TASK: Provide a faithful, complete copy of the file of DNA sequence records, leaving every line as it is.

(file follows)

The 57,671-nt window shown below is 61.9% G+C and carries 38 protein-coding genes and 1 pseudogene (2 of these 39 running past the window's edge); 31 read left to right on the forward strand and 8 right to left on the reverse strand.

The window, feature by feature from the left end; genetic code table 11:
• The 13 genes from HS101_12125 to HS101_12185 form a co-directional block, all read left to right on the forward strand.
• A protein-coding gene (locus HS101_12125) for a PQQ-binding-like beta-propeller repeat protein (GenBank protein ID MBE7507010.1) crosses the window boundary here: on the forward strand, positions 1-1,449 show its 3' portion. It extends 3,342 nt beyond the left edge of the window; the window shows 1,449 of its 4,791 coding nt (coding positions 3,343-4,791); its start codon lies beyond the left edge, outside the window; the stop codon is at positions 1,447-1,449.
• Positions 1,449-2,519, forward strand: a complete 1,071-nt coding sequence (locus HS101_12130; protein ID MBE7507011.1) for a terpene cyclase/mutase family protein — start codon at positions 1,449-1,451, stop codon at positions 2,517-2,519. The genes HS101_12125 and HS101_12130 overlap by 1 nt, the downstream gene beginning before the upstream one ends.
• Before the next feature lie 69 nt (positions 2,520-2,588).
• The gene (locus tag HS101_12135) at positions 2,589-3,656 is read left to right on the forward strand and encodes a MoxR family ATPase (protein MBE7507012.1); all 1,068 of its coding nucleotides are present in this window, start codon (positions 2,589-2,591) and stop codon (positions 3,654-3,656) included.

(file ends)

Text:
The 57,671-nt window shown below is 61.9% G+C and carries 38 protein-coding genes and 1 pseudogene (2 of these 39 running past the window's edge); 31 read left to right on the forward strand and 8 right to left on the reverse strand.

The window, feature by feature from the left end; genetic code table 11:
• The 13 genes from HS101_12125 to HS101_12185 form a co-directional block, all read left to right on the forward strand.
• A protein-coding gene (locus HS101_12125) for a PQQ-binding-like beta-propeller repeat protein (GenBank protein ID MBE7507010.1) crosses the window boundary here: on the forward strand, positions 1-1,449 show its 3' portion. It extends 3,342 nt beyond the left edge of the window; the window shows 1,449 of its 4,791 coding nt (coding positions 3,343-4,791); its start codon lies beyond the left edge, outside the window; the stop codon is at positions 1,447-1,449.
• Positions 1,449-2,519, forward strand: a complete 1,071-nt coding sequence (locus HS101_12130; protein ID MBE7507011.1) for a terpene cyclase/mutase family protein — start codon at positions 1,449-1,451, stop codon at positions 2,517-2,519. The genes HS101_12125 and HS101_12130 overlap by 1 nt, the downstream gene beginning before the upstream one ends.
• Before the next feature lie 69 nt (positions 2,520-2,588).
• The gene (locus tag HS101_12135) at positions 2,589-3,656 is read left to right on the forward strand and encodes a MoxR family ATPase (protein MBE7507012.1); all 1,068 of its coding nucleotides are present in this window, start codon (positions 2,589-2,591) and stop codon (positions 3,654-3,656) included.